Do tell us about yourself, where you are from, and your work
My name is Bhavna Menon and I grew up in Delhi. My first brush with nature was while visiting the Sultanpur Bird Sanctuary, about one hour away from Delhi, where almost every other weekend I could be found with binoculars and a journal describing the different species I observed. Sensing my love for nature, my parents planned a trip to Kanha Tiger Reserve which further strengthened my want to spend time in the wilderness. After a Master’s degree in Journalism, I worked with an NGO called Last Wilderness Foundation, where I was in charge of the written content, developing and executing field projects, conservation outreach programmes with community members around tiger reserves and fundraising.

I spent 13 years at the organisation where I learned about tribes, conflict mitigation and alternative livelihoods. As a freelancer today, I use the knowledge acquired to work with a diverse group of nature educators and organisations who want to sensitise the younger generation about our forests. I recently had the honour to work with Earth Focus Foundation, an organisation based out of Kanha, that provides quality education to children in villages. It also reinforces nature education as a subject which needs to be touched upon on a continued basis to build a strong and sensitized generation.

Bhavna Menon

Are you a birder? What about bird watching excites you?
I wouldn’t say I am the ideal definition of a birder, but yes undertaking walks or trails where I might encounter an interesting species, less explored habitat or a fascinating behaviour pattern is something that excites me. I think the most interesting aspect of bird watching is observing the behaviour of birds. Once, I remember watching a woodpecker peck at a tree and stay motionless, waiting for any sign of insect movement underneath the bark. It did this on almost two or three trees in an extremely meticulous fashion before finally flying off, which was a treat to watch.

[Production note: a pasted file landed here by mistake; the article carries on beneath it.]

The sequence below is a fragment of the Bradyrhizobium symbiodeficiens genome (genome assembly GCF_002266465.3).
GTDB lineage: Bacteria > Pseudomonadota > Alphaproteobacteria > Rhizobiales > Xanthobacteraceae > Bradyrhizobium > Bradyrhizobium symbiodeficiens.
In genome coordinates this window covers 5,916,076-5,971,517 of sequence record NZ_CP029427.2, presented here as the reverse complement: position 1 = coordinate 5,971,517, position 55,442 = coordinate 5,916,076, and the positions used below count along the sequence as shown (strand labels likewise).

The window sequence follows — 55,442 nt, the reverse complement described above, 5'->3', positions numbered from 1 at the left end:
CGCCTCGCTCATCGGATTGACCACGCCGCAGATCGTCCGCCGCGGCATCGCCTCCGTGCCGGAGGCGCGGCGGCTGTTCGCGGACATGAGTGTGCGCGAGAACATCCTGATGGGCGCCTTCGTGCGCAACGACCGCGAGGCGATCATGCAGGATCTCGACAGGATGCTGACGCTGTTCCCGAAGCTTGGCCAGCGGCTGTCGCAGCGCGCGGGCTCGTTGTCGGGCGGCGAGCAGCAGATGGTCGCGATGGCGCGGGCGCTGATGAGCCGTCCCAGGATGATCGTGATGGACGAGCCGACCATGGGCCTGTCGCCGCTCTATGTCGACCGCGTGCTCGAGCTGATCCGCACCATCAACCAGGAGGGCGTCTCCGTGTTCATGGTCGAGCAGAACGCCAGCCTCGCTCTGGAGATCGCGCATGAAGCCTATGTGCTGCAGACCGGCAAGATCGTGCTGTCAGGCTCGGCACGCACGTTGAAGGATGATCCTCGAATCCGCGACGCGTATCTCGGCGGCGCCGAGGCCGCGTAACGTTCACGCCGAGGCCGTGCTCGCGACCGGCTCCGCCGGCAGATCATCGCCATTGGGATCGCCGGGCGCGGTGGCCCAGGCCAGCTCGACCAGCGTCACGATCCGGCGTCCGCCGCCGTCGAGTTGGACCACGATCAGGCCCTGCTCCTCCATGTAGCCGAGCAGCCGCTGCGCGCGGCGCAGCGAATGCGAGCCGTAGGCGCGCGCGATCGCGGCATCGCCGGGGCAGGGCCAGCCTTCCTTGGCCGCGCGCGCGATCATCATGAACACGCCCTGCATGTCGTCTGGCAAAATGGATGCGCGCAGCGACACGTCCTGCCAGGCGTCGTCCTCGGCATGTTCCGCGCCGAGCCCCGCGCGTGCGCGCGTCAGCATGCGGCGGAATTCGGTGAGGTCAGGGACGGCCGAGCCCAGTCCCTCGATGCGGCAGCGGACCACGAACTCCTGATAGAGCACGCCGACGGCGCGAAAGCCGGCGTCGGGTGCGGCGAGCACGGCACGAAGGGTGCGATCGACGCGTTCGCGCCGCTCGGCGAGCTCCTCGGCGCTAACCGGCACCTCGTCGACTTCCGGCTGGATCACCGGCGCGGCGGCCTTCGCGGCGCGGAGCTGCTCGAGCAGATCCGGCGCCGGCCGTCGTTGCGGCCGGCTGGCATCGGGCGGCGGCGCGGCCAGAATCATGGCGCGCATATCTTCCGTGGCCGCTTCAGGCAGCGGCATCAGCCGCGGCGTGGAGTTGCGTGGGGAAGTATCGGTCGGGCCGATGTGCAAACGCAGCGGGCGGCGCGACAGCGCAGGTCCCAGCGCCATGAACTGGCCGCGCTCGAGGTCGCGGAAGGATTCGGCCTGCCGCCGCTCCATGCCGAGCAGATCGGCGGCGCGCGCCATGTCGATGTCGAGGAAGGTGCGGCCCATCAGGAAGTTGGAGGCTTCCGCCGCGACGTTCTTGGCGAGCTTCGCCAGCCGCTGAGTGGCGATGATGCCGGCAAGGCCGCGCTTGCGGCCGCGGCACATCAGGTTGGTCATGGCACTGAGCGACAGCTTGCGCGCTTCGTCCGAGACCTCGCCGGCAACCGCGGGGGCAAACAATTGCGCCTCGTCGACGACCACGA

When and how did you get interested in bird/nature education?
I have spent half my childhood swinging from the branches of trees or digging up the wet earth looking for insects. I remember once rescuing a Myna fledgling that had fallen off its nest. Although the chick succumbed to its injuries, the incident made me more sensitive to wanting to help, protect, and understand nature. I realised it was important to read or learn a lot more about the biodiversity that existed in close proximity. It was then that I enrolled for tree or nature walks in the parks in and around Delhi, led by experts, which I think laid the foundation for my conservation or nature outreach work.

Undertaking nature trails.
Photo credits: Bhavna Menon

What do you hope to achieve through your education work?
Children, whether in cities or villages, are extremely receptive to making a difference in their community or region when given a chance. Through nature education, I hope to sensitise the next generation about the beauty and importance of our natural heritage, as well as the role they can play in protecting it. Through sensitization, I hope to create ambassadors for the environment, who can spread the message without depending on just a few individuals or organisations to do so.

Why do you believe it is important for children to learn about birds or connect with nature?
Unless children connect with nature through learning about it or spending time in it, it will be nearly impossible to create a generation that genuinely wants to help protect and conserve the environment in the future. Apart from teaching children about the interconnectedness between nature and human survival, it is important to sensitize them about co-existing and sharing of resources right from the start. This will result in a more compassionate and empathetic populace.

What tools or resources have helped you in teaching about birds? Can you describe an approach that has worked exceptionally well for you?
I think the best resource I have used is the bird guide/handbooks, which the students really took to when I introduced them in a village school. The students seemed particularly excited about being able to identify the bird from the handbook, whether on a nature trail or while sitting in their own homes! Apart from the handbooks, posters about different species in diverse habitats also seemed to make a difference. The students used to walk into the classroom every morning and identify which birds they had seen during their walk to the school building. They wanted to discuss more about the same during school hours, and sometimes even afterwards!

Children learning about birds.
Photo credits: Bhavna Menon